The critics whom I have lampooned in the induction to this play under the names of Trotter, Vaughan, and Gunn will forgive me: in fact Mr Trotter forgave me beforehand, and assisted the make-up by which Mr Claude King so successfully simulated his personal appearance. The critics whom I did not introduce were somewhat hurt, as I should have been myself under the same circumstances; but I had not room for them all; so I can only apologize and assure them that I meant no disrespect.
The concealment of the authorship, if a secret de Polichinelle can be said to involve concealment, was a necessary part of the play. In so far as it was effectual, it operated as a measure of relief to those critics and playgoers who are so obsessed by my strained legendary reputation that they approach my plays in a condition which is really one of derangement, and are quite unable to conceive a play of mine as anything but a trap baited with paradoxes, and designed to compass their ethical perversion and intellectual confusion. If it were possible, I should put forward all my plays anonymously, or hire some less disturbing person, as Bacon is said to have hired Shakespear, to father my plays for me.
Fanny’s First Play was performed for the first time at the Little Theatre in the Adelphi, London, on the afternoon of Wednesday, April 19th 1911.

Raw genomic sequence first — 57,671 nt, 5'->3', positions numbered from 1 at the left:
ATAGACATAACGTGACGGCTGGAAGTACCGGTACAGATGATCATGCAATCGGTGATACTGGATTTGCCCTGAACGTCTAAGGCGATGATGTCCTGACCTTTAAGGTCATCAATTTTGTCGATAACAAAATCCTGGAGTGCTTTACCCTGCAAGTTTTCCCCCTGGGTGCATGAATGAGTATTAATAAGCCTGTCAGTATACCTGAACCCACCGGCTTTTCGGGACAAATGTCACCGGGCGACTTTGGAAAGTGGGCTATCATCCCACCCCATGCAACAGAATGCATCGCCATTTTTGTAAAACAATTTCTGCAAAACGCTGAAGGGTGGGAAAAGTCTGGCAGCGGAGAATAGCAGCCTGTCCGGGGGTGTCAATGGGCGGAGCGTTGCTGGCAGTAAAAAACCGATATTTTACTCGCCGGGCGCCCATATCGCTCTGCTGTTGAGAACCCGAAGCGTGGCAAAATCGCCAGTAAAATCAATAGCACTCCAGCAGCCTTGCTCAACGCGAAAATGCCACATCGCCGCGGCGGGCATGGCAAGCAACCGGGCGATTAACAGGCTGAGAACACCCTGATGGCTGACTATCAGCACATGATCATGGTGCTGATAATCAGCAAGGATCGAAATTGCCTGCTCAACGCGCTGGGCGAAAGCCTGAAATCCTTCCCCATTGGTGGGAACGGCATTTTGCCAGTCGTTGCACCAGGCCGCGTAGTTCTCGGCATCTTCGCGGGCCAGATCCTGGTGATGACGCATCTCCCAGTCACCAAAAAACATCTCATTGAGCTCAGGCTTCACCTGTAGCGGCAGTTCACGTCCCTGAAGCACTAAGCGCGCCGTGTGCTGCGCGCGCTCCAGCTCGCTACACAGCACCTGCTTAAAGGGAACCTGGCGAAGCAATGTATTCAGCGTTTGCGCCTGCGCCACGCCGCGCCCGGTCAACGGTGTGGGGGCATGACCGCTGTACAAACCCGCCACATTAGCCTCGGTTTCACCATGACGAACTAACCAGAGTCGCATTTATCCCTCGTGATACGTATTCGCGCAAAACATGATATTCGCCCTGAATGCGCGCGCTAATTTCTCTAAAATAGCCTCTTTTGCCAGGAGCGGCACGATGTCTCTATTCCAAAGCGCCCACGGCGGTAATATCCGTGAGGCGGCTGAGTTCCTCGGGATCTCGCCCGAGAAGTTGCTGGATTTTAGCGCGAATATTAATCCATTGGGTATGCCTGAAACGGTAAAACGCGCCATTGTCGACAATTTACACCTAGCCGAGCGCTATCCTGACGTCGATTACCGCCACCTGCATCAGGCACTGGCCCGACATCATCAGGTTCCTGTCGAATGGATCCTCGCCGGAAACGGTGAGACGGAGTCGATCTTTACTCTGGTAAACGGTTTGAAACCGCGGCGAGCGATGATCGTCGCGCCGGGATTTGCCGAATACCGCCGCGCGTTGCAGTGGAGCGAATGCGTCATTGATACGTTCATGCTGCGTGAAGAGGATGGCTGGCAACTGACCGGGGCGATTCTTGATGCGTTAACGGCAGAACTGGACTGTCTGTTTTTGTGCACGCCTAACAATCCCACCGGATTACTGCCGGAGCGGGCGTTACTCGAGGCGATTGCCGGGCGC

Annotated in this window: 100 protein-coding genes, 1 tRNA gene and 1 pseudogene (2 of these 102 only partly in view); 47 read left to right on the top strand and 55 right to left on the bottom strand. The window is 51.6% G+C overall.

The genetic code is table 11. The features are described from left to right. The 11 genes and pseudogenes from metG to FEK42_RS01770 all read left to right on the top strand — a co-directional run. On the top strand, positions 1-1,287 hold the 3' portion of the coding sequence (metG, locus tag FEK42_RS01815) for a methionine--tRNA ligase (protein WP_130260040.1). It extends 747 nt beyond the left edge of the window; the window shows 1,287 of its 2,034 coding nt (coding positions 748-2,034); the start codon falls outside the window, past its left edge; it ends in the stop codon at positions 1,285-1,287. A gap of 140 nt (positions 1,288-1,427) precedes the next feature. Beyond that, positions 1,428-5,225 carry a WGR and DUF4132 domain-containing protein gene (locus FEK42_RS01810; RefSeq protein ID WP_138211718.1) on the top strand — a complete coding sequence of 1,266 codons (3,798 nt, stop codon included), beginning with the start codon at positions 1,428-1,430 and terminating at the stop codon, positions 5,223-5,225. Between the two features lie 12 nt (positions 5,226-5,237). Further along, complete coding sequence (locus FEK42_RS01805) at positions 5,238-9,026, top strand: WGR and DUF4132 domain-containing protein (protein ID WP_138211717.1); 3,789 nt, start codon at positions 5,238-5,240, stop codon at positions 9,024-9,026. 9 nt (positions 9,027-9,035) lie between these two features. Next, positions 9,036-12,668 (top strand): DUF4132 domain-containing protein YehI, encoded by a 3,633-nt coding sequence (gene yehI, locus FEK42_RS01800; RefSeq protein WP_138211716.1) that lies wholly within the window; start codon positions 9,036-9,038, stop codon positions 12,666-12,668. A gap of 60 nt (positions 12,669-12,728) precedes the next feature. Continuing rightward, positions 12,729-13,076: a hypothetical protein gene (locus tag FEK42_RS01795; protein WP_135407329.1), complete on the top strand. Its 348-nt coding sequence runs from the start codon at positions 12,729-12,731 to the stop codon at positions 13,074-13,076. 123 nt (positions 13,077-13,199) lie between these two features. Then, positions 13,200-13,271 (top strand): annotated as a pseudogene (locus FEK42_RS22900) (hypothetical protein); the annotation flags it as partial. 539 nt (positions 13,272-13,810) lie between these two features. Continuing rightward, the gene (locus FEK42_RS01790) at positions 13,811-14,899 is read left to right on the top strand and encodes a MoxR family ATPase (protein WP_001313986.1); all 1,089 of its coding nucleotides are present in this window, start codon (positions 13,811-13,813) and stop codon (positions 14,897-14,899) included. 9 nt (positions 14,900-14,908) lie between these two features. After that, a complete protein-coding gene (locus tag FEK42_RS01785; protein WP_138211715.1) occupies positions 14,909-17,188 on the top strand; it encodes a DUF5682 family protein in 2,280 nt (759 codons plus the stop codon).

FANNY’S FIRST PLAY
Induction The end of a saloon in an old-fashioned country house (Florence Towers, the property of Count O’Dowda) has been curtained off to form a stage for a private theatrical performance. A footman in grandiose Spanish livery enters before the curtain, on its O.P. side.
Footman. [announcing] Mr Cecil Savoyard. [Cecil Savoyard comes in: a middle-aged man in evening dress and a fur-lined overcoat. He is surprised to find nobody to receive him. So is the Footman]. Oh, beg pardon, sir: I thought the Count was here. He was when I took up your name. He must have gone through the stage into the library. This way, sir. [He moves towards the division in the middle of the curtains].
Savoyard. Half a mo. [The Footman stops]. When does the play begin? Half-past eight?
Footman. Nine, sir.
Savoyard. Oh, good. Well, will you
telephone to my wife at the
George that it’s not until nine?
Footman. Right, sir. Mrs Cecil Savoyard, sir?